Page Nav


Gradient Skin



Responsive Ad

Queen Elizabeth's body lies in state in London, and a lot of people pay their respects

Image: Reuters Berita 24 English - People from all walks of life came to pay their last respects to Britain's longest-ruling monarch, Qu...

Image: Reuters

Berita 24 English - People from all walks of life came to pay their last respects to Britain's longest-ruling monarch, Queen Elizabeth, as she lay in state all night in London's historic Westminster Hall. Her funeral is on Monday.

After days of processions and rituals as the queen's body was brought to London from Balmoral, Scotland, where she died last Thursday at the age of 96, this was a chance for regular people to take part in a ceremony. As people walked by the flag-covered coffin, many shed tears.

Officials think that about 750,000 people will come to see it before it is taken down at 6:30 a.m. (07:30 GMT) on Monday.

The line went back a few miles along the south bank of the River Thames, past Tower Bridge and a copy of Shakespeare's Globe Theatre. As it got closer to Westminster Hall, it crossed Lambeth Bridge. There was a long wait.

Thomas Hughes, who was 20, waited with his brother for almost 14 hours overnight. When they finally got to see the coffin, he said it was a lot to take in.

"You do everything because you want to show respect to this lady," he said. "And I think that when you go through all that, and then the moment you've been waiting for comes, you're just a little bit more emotional." "It's something very strong."

Most of them were British, but some came from other countries. People of all ages were there, from babies being carried by their parents to old soldiers with medals. Many people stopped to bow their heads at the coffin. Some people wiped their eyes.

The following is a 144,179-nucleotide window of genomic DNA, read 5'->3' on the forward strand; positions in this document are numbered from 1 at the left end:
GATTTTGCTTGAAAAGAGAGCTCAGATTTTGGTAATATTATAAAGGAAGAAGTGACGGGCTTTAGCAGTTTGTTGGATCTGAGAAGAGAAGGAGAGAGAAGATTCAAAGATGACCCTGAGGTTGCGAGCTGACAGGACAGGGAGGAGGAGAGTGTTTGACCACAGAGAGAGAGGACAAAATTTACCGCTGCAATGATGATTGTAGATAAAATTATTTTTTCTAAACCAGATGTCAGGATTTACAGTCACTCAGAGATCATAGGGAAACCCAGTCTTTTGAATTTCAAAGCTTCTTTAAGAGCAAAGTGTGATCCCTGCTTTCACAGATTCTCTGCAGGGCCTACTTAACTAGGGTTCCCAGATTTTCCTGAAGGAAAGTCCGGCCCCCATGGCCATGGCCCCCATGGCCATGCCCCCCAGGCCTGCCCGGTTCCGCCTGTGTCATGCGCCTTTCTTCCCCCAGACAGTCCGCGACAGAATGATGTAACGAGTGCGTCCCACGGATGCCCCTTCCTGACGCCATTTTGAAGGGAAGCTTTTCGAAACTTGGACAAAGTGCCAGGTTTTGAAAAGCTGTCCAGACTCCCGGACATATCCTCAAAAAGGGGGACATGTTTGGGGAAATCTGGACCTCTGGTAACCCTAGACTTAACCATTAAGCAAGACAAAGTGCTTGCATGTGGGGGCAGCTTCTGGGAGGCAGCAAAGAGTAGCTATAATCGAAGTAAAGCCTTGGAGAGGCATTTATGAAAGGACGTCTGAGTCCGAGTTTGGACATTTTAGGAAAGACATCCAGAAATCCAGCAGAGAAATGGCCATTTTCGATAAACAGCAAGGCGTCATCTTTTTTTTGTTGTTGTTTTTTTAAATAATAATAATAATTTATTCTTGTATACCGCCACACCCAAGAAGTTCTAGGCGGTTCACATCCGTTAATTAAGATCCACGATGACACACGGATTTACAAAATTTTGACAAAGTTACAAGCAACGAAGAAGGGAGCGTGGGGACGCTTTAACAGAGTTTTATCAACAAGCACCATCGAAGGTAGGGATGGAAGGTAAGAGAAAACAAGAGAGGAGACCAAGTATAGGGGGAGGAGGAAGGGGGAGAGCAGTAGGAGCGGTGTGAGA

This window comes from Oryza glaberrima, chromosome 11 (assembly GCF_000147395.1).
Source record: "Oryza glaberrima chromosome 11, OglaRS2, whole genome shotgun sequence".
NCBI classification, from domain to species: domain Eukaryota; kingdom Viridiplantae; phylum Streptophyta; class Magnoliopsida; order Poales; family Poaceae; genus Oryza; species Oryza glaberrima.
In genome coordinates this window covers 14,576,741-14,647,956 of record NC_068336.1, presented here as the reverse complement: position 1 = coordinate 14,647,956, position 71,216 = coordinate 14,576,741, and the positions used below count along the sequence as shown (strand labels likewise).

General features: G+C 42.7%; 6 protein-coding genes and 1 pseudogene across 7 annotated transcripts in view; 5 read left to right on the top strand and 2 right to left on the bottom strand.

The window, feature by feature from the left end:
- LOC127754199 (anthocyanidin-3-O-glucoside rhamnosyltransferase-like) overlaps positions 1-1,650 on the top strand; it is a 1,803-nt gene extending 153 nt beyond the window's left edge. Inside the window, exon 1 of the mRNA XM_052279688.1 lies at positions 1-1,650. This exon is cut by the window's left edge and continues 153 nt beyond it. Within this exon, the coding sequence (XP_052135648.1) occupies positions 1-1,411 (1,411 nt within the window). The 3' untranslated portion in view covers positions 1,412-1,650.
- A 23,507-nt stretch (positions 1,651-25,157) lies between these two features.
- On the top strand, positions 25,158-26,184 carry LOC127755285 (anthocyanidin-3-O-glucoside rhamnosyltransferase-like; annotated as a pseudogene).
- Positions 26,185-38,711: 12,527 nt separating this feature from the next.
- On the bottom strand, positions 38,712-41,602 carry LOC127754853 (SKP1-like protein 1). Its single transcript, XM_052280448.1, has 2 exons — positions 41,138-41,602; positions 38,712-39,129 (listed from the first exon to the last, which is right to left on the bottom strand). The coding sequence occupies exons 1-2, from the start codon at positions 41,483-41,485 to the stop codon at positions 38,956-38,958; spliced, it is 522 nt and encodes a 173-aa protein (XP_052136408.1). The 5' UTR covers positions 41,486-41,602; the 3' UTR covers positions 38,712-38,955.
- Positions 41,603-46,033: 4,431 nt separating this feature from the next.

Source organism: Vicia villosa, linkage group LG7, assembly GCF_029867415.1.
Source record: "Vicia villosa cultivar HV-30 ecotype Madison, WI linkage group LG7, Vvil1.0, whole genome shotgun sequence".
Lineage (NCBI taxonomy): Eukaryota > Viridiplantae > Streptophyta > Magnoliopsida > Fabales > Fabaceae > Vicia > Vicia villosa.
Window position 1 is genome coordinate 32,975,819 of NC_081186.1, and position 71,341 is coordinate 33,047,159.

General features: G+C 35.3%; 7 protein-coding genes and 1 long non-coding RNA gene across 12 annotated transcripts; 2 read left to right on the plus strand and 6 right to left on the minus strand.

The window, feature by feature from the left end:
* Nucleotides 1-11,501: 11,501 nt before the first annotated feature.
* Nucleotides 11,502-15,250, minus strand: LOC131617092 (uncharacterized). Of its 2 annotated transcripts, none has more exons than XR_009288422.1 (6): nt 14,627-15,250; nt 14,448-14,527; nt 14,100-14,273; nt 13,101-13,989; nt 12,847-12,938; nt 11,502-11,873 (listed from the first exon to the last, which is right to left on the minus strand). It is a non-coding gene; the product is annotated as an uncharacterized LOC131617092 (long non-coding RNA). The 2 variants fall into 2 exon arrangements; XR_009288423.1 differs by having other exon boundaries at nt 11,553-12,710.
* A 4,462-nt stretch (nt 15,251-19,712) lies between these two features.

Some people were there to represent their elderly parents, and others were there to see history and thank a woman who became queen in 1952 and was still holding official government meetings two days before she died.

The coffin of Queen Elizabeth was in the middle of Westminster Hall. It was on a purple catafalque on a red platform. It was covered with the Royal Standard flag and topped with a wreath of flowers and the Imperial State Crown on a cushion.

Soldiers and "Beefeaters," who usually guard the Tower of London in red coats, stood guard with their heads bowed.

Kenneth Taylor, 72, from Reading in central England, was one of the first people inside. He had come with a neighbour and spent the night in a tent in the line.

Taylor said that he felt sad when he saw the queen lying in state. He said this with tears in his eyes. "My throat got tight."

"You know, we've lost a very important person. Her work for this country was very steady and did not change. And I would probably call her the queen of all queens."

Danielle Harbron, 49, from Derbyshire, said, "I thought I'd walk through crying and come out crying on the other side, but it was just a really, really strange feeling."

In a solemn procession on Wednesday afternoon, soldiers in scarlet ceremonial uniforms carried the casket from Buckingham Palace to the hall on a gun carriage.

King Charles, his sons Princes William and Harry, and other high-ranking royals walked behind. Despite their differences, the two princes were united in grief. Thursday is Harry's 38th birthday.

William and his wife Kate will go to the royal home in Sandringham, which is in eastern England, on Thursday to look at the flowers that people have left there as tributes.

On the day of the queen's funeral, there will be a full-scale procession that is likely to be one of the largest the country has ever seen. This will be a huge security challenge.

Royalty, presidents, and other world leaders are expected to show up, but some countries, like Russia, Afghanistan, and Syria, did not get an invitation.

The White House said that U.S. President Joe Biden, who has said he will be there, spoke to the new king on Wednesday and told him how much the American people love the Queen.

Reponsive Ads